Does your pulse start to race a bit higher when the word ‘finances’ is brought up in a conversation?
Personally, I HATE spreadsheets. So the thought of creating a budget makes my skin crawl a little bit. Thankfully, my husband is better in this department than I am, but at the end of the day – it’s a team effort in marriage.
Love it or hate it – saving, budgeting, and investing are a large part of life as responsibilities continue to pile up.
401k?! Roth?! Is there such thing as good debt?
What if I love to shop? Should I merge bank accounts with my husband?
If these questions have ever come to your mind, or even if you’re over there not sure what half of those terms mean – you’re in the right place, sister.
I decided to bring on #1 NYT Best Seller author, podcaster, and money expert, Rachel Cruze, to set it all straight and let us in on her best, healthy money mindset and practices.
Being brought up in a household where finances were openly chatted about (spoiler alert: Rachel is Dave Ramsey’s daughter), Rachel knows a thing a two about money management – so be ready to jot down a lotttt of notes.
In this episode you’ll learn practical ways to start saving your cashola right this minute, when exactly is the right time to begin saving for retirement (it’s more interesting than it sounds), and how to balance all of this with one of Rachel’s favorite activities: shopping.
What I love about Rachel’s approach with saving money and paying off debt is that she doesn’t just keep it straight factual – she also touches on the emotional and spiritual impact of money. So if you’ve felt the emotional weight of debt or spiritual effect of over-spending, you have a safe space here, sister.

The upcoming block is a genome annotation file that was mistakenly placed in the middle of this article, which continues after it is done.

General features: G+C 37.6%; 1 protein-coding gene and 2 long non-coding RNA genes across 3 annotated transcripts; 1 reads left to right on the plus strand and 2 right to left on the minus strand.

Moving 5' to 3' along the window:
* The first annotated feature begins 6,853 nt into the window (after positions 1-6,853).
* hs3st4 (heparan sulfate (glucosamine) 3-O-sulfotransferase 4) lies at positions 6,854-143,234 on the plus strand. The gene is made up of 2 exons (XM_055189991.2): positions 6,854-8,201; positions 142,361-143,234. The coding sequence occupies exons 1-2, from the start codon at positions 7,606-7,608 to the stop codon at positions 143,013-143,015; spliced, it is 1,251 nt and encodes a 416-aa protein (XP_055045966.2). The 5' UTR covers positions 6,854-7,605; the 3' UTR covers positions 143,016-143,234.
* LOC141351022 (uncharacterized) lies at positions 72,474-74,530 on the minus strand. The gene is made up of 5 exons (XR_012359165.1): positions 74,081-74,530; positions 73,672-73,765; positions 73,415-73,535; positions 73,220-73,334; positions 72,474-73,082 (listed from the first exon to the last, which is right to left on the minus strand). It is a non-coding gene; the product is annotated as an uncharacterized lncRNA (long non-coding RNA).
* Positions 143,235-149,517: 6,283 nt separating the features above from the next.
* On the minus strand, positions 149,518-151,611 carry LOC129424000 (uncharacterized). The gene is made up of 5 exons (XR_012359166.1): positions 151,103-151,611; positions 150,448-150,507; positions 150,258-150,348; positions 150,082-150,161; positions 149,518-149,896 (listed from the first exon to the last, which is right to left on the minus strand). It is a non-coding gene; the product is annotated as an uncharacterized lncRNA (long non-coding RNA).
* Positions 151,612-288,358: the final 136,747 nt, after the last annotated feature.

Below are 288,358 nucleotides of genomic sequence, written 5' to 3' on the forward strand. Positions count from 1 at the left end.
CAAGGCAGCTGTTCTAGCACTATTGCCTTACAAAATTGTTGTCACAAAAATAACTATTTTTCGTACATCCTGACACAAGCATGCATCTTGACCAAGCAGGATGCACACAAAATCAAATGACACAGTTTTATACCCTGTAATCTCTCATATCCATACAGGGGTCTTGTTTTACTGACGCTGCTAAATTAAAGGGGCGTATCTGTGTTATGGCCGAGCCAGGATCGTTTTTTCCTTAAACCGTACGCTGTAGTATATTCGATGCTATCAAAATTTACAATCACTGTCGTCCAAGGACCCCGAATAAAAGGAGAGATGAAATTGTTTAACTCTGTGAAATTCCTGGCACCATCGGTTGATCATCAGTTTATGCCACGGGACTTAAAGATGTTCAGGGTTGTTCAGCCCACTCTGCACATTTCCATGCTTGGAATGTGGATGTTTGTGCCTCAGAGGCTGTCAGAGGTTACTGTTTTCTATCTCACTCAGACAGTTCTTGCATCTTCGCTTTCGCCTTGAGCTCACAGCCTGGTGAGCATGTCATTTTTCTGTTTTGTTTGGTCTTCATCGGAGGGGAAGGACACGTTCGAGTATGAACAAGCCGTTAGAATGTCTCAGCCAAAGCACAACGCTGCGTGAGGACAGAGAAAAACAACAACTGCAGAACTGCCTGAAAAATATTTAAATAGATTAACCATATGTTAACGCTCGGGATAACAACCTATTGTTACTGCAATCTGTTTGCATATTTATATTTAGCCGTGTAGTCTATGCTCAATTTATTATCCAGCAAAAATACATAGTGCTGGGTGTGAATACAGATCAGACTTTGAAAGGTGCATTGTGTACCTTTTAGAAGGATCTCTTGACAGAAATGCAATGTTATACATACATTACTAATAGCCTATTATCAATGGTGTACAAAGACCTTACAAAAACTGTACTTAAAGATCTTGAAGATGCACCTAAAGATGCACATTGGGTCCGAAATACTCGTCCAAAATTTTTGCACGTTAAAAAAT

Be sure to listen to the end where we chat about Rachel’s perspective on merging bank accounts with your spouse and her best, app recommendations to help you with that saving.
Money freedom is waiting for you, gal. It’s time to begin your healthy relationship with your finances.
This past weekend we spent some great quality time together…reading for hours at the local coffee shop, a pumpkin patch run, and more. And today, as I meandered around the grocery store, I started reminiscing on this time of year when we first got married.
The summer before, I started a photography business. Partially because I’m the poster child of trying stuff that interests me but also because of fear. I knew he could be released from the Steelers by the time we got married and I wanted something stable but flexible to help bridge the gap.
By the time we got married, he had been released and I wasn’t making a consistent full time income from all my business endeavors yet. After the wedding, reality hit me and I panicked. How are we gonna pay bills?
It wasn’t the easiest foot to start marriage off on. I would have preferred to know we had a nice little nest egg or at least one of us had a stable job.
So I booked photo shoots to do for other people DURING our honeymoon. During that precious first week of marriage, I worked. I let fear of not having enough consume my mind and interrupt our first week together.
If I could go back to worried pre-married me hustling her butt off, or any other girl in a season similar to that, I’d tell her a couple things:
1. You go girl. Work hard and make your mark on the world. Just don’t lose your heart or stop trusting that God will provide along the way.
2. Never ever let money be the reason you don’t get married. Too many people wait to commit til they feel all their ducks are in a row…and miss out on the joy of the journey and the struggle together.
3. Never let money be the reason you neglect stewarding your current season, either. Never let the pressure to hustle steal you from being present in the place you’re in — even when it’s new and a little uncomfortable.
As a driven girl that believes in empowering other girls, I’m cheering your efforts on. I applaud you when you choose to show up and serve and do what you’ve gotta do to survive. However, I also want to be the friend that takes your hand and reminds you: It’ll all work out. You’ve just gotta be here now and believe that.